At one point I inquired of the women teaching the Charlotte Mason classes if she thought it would be reasonable to start with short-mornings.  I was thinking of taking 15-30 minutes of phonics work in the morning followed by a walk outside and then some general play time.  She asked how old my son was and when I told her, she all but laughed at me and said, "No no no.  You shouldn't do anything like that until he's FIVE or SIX."  When did we decide that 5 or 6 was the magic age for reading?  Who says?  I'm far from an expert, but it seems reasonable to me that if a child is ready to read at 3 or 4 they shouldn't be held back by the whims of others who think that's not appropriate for that age.  I encountered these attitudes more than once...and it seems to me that part of what is so great about home-schooling is that we aren't bound by what the public school system is doing.

I will say that I LOVED Michael Ballum's talks--he spoke about the necessity of the arts in our lives, and he was absolutely singing my song.  And there were loads of mothers who are genuine and kind and absolutely love their kids and want to do what is best for them.  It was really lovely to see.  All in all, I'm glad that I was able to go, but I'm not planning to go back for a long while.  It was wonderful to be able to talk about education and religion at the same time without fear of imminent persecution, but it was strange too.  I kept waiting to be BOOed for it during my class, but I wasn't.  All the same, I think I'd like to take the next few years to just teach my Boy and then maybe when I start to feel bored or frustrated I'll go back and try again.

Any other questions?  I wasn't entirely sure what you wanted when you asked for more information...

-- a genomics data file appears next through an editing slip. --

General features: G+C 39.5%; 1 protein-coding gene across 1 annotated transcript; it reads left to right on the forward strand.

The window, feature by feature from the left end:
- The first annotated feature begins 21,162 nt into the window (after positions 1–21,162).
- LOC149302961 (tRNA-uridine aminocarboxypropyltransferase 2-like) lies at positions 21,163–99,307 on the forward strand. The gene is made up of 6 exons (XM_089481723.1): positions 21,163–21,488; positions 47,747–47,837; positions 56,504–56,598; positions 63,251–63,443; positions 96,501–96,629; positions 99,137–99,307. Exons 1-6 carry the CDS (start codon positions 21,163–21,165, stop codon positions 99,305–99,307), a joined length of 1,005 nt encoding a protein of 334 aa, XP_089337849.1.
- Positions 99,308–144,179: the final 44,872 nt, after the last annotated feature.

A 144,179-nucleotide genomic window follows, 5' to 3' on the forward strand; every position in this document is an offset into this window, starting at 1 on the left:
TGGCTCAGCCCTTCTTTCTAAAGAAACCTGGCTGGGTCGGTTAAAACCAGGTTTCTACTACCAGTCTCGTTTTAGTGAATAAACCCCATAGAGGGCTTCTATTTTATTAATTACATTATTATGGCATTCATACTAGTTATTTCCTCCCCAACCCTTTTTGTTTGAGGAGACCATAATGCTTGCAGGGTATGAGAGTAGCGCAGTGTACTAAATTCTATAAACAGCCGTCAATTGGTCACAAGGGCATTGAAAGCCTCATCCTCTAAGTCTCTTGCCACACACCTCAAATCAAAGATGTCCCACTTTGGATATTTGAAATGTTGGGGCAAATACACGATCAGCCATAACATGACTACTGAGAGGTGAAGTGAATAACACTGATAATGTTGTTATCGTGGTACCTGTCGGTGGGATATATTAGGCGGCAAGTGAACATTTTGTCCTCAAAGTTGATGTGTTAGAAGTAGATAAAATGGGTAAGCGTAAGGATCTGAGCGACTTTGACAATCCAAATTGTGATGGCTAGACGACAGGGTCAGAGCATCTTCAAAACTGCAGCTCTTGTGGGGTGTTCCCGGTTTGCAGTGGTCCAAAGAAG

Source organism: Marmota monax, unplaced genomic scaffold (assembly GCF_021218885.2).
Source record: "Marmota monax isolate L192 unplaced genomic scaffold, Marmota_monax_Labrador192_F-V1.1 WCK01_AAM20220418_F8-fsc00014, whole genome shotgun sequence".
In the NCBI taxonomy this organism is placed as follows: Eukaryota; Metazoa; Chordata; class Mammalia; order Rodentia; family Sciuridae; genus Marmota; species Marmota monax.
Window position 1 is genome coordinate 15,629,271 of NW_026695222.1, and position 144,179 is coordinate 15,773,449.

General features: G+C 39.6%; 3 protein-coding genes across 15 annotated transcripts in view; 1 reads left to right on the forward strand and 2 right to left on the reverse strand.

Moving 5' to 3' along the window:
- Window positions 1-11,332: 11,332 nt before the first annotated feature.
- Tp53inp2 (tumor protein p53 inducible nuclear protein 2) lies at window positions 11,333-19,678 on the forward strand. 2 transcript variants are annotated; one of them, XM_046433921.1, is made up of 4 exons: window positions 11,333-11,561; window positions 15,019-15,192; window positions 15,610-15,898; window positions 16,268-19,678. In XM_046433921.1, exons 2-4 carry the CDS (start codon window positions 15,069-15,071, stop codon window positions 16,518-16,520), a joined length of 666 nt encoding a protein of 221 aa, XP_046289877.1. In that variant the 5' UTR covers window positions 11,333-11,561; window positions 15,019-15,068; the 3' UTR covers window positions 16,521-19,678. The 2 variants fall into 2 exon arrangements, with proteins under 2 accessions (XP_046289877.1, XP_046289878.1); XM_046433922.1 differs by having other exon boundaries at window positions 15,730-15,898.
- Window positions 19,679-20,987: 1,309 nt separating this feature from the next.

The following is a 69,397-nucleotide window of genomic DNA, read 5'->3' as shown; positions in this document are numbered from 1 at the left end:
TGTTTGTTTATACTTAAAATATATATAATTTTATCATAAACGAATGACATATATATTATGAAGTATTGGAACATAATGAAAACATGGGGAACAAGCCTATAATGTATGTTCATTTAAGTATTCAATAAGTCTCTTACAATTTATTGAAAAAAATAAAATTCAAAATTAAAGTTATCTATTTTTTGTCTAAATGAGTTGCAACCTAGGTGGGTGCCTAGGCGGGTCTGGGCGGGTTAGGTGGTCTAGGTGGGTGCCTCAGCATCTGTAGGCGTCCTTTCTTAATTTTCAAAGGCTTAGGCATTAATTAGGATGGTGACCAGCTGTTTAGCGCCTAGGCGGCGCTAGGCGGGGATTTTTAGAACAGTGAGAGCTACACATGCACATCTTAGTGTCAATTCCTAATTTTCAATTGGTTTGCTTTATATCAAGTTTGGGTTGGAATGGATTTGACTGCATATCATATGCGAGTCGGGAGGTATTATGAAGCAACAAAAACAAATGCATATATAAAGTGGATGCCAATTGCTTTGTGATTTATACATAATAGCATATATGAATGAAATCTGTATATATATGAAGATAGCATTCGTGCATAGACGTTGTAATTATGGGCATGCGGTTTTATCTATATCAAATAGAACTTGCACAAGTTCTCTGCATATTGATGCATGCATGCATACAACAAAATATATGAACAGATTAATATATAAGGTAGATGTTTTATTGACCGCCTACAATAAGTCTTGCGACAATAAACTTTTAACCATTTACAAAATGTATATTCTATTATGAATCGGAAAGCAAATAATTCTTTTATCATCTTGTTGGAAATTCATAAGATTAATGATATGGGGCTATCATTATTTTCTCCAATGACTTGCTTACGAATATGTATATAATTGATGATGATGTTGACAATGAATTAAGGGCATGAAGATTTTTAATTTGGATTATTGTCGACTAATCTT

Metta said...

WOW. That's all I've got to say. WOW.

And... have you ever looked into the Waldorf school? That's where I was raised, and with a bit of a miracle and some lottery money we'll have Gigi there in a few years. If you are ever interested in checking out the Emerson Waldorf School, let me know. I take any excuse to go.

Cel and JP said...

Alpha moms ... hee hee... I'd be scared to. And Elena works on phonics, so pbbbththttt to what'shername who said Cameron is too young. You're his mother. And you're not going to FORCE him into something he's not ready for. Sheesh.

So I'm really curious about the class you taught. I never got to go to the one you taught for RS, although I'm sure they were different. But again - if it's too much for one blog post ... :) :)

Sibley Saga .... said...

I totally agree with what's been said. You are the Mama. You know your baby. You know if he's ready or not. Psh! Whatever!

I'd have been fascinated with what was being taught at a conference like that but probably would have been scared of the alpha moms as well. I like Susan Bauer's method, too. For now I'm going to supplement London's education at home and study like heck to be ready if we need to home school down the road. Right now Los Alamos public schools are fairly impressive. At least academically. I'll wait and see how she does socially and all that.

I'd have liked a conference like that. I feel like I want to be really for all options for London down the road.